Table of Contents

Research Handbook on the Economics of Corporate Law

Research Handbook on the Economics of Corporate Law

Research Handbooks in Law and Economics series

Edited by Claire A. Hill and Brett H. McDonnell

Comprising essays specially commissioned for the volume, leading scholars who have shaped the field of corporate law and governance explore and critique developments in this vibrant and expanding area and offer possible directions for future research.

Chapter 16: The Influence of Law and Economics on Law and Accounting: Two Steps Forward, One Step Back

Lawrence A. Cunningham

Subjects: economics and finance, law and economics, law - academic, company and insolvency law, corporate law and governance, law and economics

Extract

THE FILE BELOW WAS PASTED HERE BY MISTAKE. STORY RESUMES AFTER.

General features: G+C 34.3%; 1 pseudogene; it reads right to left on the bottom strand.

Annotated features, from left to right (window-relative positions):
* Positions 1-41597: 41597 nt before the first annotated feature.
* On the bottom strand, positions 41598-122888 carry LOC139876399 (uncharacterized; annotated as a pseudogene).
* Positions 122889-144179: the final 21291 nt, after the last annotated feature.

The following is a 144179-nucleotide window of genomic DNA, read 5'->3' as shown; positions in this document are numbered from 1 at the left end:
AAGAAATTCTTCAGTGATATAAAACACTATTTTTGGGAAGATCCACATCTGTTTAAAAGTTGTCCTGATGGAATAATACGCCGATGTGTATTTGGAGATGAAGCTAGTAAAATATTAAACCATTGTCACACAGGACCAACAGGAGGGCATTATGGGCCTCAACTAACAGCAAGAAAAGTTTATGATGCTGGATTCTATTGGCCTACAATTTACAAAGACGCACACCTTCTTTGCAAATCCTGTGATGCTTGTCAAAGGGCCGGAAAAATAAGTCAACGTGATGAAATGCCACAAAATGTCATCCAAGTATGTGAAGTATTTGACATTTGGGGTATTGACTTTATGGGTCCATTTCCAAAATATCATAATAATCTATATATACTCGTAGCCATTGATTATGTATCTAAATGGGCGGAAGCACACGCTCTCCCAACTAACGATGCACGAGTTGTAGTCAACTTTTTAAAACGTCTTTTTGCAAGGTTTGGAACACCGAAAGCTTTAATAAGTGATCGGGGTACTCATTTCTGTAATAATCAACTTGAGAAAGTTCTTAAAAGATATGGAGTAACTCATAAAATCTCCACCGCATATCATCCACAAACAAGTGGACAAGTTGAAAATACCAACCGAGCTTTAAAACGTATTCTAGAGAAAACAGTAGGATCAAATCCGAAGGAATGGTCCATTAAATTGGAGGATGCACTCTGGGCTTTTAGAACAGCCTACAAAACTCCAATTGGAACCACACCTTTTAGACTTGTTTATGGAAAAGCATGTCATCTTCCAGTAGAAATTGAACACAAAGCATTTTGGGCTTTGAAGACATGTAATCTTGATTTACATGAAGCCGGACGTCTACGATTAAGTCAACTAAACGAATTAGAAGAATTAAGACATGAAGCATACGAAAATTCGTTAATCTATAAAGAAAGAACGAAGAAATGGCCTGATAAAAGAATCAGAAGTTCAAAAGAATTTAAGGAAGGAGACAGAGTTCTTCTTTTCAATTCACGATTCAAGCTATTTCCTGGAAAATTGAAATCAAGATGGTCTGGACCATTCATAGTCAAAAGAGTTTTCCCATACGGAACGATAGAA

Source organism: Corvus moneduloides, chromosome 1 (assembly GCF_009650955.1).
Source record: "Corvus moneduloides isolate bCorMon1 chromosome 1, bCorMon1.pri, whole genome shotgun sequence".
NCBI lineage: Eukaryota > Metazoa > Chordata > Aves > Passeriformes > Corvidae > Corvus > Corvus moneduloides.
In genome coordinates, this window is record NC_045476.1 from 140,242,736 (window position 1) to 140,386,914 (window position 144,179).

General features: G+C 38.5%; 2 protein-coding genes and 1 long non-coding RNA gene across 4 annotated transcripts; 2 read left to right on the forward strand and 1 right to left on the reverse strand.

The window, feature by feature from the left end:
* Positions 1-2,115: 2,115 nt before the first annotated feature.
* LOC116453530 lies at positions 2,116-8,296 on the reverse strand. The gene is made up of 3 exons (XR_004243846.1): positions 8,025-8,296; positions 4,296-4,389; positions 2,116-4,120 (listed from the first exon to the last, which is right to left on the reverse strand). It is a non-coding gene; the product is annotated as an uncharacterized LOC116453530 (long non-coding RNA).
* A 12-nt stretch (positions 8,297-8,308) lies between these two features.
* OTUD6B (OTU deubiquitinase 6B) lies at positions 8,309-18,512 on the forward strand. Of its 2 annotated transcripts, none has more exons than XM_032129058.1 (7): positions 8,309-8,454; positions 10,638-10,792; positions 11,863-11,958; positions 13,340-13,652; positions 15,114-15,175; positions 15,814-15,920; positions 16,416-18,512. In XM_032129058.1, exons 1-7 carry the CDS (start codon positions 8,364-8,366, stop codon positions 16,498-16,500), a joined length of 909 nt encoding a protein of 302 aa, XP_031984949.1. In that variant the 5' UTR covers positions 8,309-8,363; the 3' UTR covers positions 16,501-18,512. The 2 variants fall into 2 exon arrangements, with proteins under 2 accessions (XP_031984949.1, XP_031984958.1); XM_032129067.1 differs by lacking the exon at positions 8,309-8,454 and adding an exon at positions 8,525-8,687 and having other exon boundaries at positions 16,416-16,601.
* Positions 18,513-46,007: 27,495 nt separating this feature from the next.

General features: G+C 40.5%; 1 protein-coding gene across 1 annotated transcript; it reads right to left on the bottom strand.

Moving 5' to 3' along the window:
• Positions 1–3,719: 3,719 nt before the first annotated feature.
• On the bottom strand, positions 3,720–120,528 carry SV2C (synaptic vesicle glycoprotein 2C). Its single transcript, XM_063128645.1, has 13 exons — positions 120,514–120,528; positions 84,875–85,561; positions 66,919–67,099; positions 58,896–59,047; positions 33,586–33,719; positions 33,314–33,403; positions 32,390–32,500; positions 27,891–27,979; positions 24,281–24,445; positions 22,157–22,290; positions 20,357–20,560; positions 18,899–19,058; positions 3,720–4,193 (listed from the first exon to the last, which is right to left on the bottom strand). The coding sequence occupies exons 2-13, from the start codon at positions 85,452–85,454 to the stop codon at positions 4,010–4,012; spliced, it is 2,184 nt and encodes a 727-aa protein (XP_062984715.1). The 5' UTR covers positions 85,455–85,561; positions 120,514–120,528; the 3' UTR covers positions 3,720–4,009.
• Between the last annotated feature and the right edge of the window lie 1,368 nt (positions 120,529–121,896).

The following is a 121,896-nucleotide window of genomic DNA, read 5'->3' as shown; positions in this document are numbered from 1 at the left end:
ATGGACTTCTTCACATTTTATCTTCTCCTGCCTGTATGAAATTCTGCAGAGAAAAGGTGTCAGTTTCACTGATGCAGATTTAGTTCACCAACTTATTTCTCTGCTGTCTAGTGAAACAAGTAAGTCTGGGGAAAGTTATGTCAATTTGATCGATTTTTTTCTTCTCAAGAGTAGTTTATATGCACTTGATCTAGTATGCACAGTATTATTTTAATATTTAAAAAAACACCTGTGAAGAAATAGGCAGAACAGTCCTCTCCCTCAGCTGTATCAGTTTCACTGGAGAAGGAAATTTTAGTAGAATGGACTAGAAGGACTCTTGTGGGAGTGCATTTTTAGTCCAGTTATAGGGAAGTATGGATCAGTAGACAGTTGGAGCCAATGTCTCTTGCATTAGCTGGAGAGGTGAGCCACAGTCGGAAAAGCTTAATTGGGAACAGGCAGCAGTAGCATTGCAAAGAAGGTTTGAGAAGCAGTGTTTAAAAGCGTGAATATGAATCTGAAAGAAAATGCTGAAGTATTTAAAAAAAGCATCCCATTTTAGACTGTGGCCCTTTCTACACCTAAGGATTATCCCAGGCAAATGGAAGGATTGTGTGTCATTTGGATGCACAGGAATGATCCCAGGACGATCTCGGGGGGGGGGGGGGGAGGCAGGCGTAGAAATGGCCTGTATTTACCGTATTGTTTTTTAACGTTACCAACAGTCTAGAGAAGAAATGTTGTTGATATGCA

Lawrence A. Cunningham 1. THEORY Models and their Limits Under agency theory, shareholders are treated as principals and corporate managers as agents. The theory, elaborated since the 1970s, notes how interests of principals and agents diverge. The cost of controlling that divergence and the cost of the part that cannot be controlled are called agency costs (Jensen & Meckling 1976; Tirole 2006). Agency costs are limited by various markets, especially capital and corporate control markets. In the law and accounting context, divergence of interests between managers and shareholders can be further reduced by investing in monitoring devices, such as internal controls, board oversight, and independent auditing, and bonding devices, principally transparent accounting and financial disclosure. To evaluate agency costs and ways to reduce them, scholars sought a proxy to express the shareholder interest and manager actions in relation to it. They found it in the efficient capital market hypothesis (ECMH), cornerstone of modern finance theory. For centuries, shareholders were seen to be interested in maximization of profits and managerial performance was measured in those terms. Beginning in the 1960s, theorists saw stock market price as a proxy for the shareholder interest. They developed the ECMH, a hypothesis that stock price incorporates all public information about a firm, including accounting measures of profits, and supplies a measure of value. The ECMH thus also suggests that stock price incorporated agency costs: companies with higher stock prices are better managed, posing lower agency costs, than those with lower prices (all other things being equal)...

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